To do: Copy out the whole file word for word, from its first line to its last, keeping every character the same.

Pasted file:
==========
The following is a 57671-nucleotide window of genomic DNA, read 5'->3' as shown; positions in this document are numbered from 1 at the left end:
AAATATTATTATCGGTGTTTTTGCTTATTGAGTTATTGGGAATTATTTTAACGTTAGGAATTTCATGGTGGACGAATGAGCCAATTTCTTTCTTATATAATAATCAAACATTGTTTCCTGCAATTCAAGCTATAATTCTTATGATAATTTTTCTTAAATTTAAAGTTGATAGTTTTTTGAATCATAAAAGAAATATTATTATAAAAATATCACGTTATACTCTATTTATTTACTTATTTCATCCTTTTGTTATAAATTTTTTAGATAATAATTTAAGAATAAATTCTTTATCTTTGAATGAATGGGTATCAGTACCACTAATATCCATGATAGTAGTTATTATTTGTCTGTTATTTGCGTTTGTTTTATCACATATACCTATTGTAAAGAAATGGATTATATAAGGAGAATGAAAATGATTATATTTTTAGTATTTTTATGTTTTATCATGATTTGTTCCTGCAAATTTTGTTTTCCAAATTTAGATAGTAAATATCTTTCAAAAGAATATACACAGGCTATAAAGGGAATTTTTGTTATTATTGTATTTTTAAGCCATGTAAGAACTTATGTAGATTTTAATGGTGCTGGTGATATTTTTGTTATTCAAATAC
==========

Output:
The following is a 57671-nucleotide window of genomic DNA, read 5'->3' as shown; positions in this document are numbered from 1 at the left end:
AAATATTATTATCGGTGTTTTTGCTTATTGAGTTATTGGGAATTATTTTAACGTTAGGAATTTCATGGTGGACGAATGAGCCAATTTCTTTCTTATATAATAATCAAACATTGTTTCCTGCAATTCAAGCTATAATTCTTATGATAATTTTTCTTAAATTTAAAGTTGATAGTTTTTTGAATCATAAAAGAAATATTATTATAAAAATATCACGTTATACTCTATTTATTTACTTATTTCATCCTTTTGTTATAAATTTTTTAGATAATAATTTAAGAATAAATTCTTTATCTTTGAATGAATGGGTATCAGTACCACTAATATCCATGATAGTAGTTATTATTTGTCTGTTATTTGCGTTTGTTTTATCACATATACCTATTGTAAAGAAATGGATTATATAAGGAGAATGAAAATGATTATATTTTTAGTATTTTTATGTTTTATCATGATTTGTTCCTGCAAATTTTGTTTTCCAAATTTAGATAGTAAATATCTTTCAAAAGAATATACACAGGCTATAAAGGGAATTTTTGTTATTATTGTATTTTTAAGCCATGTAAGAACTTATGTAGATTTTAATGGTGCTGGTGATATTTTTGTTATTCAAATAC